Grass is everywhere, in almost every color, size, and shape, so it’s no wonder that some people have difficulty choosing a grass for their lawn. St. Augustine is frequently recommended, and it seems to be a favorite of many. Why is it so popular, though, and is it right for your lawn? If you’re considering planting St. Augustine grass, looking for general information, or just curious, here’s everything you need to know about planting and caring for it.
St. Augustine is a grass variety that enjoys warm weather. It’s popular for being low maintenance and growing densely. If you want a thick, luscious lawn with minimal effort, St. Augustine grass is a good choice. Rather than the typical vibrant green color associated with most grasses, St. Augustine has a bluish tint.
If you live in a coastal region, or an area known for salt mining, then you may be familiar with the difficulties associated with growing grass in salt-rich soil. St. Augustine, however, is remarkably salt tolerant. In fact, it’s popular in many coastal regions since it is one of the few grass varieties not hampered by the heavy salt found in those areas. This is reflected in it’s name: St. Augustine, after St. Augustine, Florida.
St. Augustine grass thrives in heat, so plant your sod or plugs in late spring or summer. Choose a time after the last frost of winter and at least three months before the first frost of fall. Once the roots are fully developed, St. Augustine grass will survive the winter mostly intact, but make sure you give your grass plenty of time to establish itself. Weaker, newly developed roots are vulnerable to frost damage.
St. Augustine is available in sod and plugs, so you can choose the planting method that best works for you. In some areas, you may find it more readily available in one form over another, so it’s best to check with your local lawn and garden stores. No matter which method you choose, there are a few steps to take before and after planting.
- Clear away old grass, sod, or weeds
- Loosen the soil
- Water your soil before planting
- Plant your plugs or lay your sod
- Spread any mulch, fertilizer, or compost
- High nitrogen fertilizer or compost is best
- Otherwise use a balanced mix
Once your lawn is planted, you’ll need to keep the soil moist for the first seven to 10 days so the roots can grow. Afterward, water as needed depending on your climate. Dryer climates may need watering once or twice a week, while grass in wetter climates may be able to subsist off rain alone. During the first week of growth, keep a keen eye out for fungal infections, which like to breed in wet soil. If caught early, many fungal infections can be suppressed through plenty of sunshine and nitrogen. Severe infections, however, may require special treatment with a fungicide.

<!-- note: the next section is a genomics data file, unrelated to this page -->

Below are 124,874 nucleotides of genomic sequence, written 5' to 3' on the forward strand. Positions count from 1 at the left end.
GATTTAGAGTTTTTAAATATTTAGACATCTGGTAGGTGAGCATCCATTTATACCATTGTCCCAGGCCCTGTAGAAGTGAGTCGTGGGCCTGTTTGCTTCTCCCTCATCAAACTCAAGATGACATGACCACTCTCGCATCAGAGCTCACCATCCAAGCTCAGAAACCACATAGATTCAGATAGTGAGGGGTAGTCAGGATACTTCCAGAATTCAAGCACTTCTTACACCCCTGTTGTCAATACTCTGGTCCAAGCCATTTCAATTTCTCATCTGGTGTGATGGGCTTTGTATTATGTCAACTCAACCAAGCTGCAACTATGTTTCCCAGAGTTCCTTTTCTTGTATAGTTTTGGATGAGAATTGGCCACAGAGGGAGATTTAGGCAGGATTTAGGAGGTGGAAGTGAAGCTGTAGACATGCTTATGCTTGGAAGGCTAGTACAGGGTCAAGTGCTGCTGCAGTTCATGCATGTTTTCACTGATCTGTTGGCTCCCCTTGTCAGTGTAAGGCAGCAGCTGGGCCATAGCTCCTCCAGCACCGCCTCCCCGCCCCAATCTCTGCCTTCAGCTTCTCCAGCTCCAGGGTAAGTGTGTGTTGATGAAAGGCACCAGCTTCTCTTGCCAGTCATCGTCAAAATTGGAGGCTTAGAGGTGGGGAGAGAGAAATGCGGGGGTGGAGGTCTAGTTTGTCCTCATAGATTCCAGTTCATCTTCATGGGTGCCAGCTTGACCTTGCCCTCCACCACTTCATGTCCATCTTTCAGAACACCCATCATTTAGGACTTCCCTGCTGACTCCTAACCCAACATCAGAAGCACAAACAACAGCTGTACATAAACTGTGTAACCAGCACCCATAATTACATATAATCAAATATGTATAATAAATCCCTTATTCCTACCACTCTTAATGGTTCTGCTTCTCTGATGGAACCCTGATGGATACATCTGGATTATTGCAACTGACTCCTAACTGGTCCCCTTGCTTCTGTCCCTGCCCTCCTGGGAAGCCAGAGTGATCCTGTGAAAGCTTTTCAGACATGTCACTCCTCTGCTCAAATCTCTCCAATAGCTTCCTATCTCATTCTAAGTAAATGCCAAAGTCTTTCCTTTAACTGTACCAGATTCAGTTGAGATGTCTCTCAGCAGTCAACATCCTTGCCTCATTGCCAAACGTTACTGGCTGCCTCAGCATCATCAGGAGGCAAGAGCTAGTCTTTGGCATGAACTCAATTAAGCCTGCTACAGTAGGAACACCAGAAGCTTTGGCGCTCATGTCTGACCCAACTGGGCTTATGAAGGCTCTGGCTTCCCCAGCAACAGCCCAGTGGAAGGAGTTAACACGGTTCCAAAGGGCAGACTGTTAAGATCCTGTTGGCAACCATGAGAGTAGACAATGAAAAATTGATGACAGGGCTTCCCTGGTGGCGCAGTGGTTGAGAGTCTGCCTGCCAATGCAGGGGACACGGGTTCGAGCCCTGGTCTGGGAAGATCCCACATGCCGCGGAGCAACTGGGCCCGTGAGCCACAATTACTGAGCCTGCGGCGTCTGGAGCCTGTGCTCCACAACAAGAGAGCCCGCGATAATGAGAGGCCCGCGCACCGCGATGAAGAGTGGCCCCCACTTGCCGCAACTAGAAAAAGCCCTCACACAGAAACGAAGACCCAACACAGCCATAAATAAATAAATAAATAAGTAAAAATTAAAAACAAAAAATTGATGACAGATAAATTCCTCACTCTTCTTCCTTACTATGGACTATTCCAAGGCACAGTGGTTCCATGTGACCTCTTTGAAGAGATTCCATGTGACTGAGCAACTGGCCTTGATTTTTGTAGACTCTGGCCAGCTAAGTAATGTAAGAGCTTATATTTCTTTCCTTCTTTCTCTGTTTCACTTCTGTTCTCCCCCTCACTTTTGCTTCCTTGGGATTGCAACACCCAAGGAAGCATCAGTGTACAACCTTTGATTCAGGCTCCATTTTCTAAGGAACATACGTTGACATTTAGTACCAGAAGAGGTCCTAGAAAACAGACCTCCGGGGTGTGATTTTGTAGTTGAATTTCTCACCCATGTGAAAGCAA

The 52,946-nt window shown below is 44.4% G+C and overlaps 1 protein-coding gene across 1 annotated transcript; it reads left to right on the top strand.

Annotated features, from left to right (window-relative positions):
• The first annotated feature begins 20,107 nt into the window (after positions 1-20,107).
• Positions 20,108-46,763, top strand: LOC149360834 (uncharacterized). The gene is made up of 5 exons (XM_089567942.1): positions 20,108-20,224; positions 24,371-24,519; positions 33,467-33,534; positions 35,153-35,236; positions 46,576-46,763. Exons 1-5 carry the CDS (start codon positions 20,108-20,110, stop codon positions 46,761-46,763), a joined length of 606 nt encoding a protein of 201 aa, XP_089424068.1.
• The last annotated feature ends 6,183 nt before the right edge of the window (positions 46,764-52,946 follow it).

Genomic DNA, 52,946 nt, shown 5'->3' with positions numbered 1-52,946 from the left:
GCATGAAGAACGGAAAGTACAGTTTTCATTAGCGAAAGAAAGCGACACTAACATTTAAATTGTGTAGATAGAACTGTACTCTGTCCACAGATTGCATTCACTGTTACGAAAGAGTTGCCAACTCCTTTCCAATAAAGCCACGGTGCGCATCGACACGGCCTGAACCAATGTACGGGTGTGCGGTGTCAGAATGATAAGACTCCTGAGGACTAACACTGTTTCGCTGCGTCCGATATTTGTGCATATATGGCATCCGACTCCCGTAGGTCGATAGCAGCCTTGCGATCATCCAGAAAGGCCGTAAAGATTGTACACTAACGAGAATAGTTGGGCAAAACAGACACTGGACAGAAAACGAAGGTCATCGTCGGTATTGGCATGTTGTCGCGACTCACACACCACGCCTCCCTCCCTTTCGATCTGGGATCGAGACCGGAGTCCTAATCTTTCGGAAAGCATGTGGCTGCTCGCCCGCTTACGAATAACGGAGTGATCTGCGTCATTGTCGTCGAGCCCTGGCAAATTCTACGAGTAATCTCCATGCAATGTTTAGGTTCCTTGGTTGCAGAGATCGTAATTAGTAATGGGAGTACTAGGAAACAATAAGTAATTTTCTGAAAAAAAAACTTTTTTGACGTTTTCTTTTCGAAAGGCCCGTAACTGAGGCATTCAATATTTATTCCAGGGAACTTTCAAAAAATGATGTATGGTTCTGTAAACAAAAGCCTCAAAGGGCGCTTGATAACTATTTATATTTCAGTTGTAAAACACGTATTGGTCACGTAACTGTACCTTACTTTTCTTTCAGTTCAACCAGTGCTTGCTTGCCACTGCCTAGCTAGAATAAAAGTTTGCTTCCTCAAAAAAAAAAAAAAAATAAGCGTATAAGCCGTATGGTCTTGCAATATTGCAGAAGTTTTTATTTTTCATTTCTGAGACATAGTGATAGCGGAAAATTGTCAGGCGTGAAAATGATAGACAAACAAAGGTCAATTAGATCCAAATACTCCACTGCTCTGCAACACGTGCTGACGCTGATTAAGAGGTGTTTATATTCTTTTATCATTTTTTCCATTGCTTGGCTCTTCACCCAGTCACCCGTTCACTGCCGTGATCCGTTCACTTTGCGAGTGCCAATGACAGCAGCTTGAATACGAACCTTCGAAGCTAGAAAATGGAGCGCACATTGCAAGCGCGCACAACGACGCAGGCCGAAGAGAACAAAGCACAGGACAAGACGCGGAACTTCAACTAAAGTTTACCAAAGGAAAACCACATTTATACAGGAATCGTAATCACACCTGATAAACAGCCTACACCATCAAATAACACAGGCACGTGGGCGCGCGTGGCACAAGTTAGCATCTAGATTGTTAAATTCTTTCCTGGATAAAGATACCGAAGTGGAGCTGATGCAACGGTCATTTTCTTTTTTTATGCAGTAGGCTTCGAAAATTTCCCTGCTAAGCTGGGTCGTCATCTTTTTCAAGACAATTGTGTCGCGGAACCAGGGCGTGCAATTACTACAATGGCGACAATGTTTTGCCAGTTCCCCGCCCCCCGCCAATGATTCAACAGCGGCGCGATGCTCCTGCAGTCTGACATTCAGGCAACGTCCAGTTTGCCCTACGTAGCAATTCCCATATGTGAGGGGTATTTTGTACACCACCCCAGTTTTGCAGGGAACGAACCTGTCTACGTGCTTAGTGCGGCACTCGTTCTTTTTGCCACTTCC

After your plugs have begun to spread, you can begin applying extra fertilizer and mowing as you typically would. In general, it’s best to fertilize your St. Augustine grass every two to three months. When mowing your lawn, cutting too much off the top can stress your grass, leading to patchy, dying lawns. The ideal height is two to three inches tall.
After winter, especially in regions with harsher weather, inspect your lawn for patches that may need resodding. St. Augustine will spread and fix small patches, but it may be faster to use plugs or sod large patches. However, wait until after the chance of frost has passed.
Now that you know the basics of caring for St. Augustine grass, you’re ready to start planting the lawn of your dreams. This grass is a good fit for many lawns; but, if you still aren’t sure if it’s right for you, talk to the experts at your local garden and lawn supply stores. St. Augustine grass is low maintenance, reliable, and has a high salt tolerance, but the most important thing is how you feel about your lawn. If you want grass you can trust, St. Augustine might be the right grass option for you.
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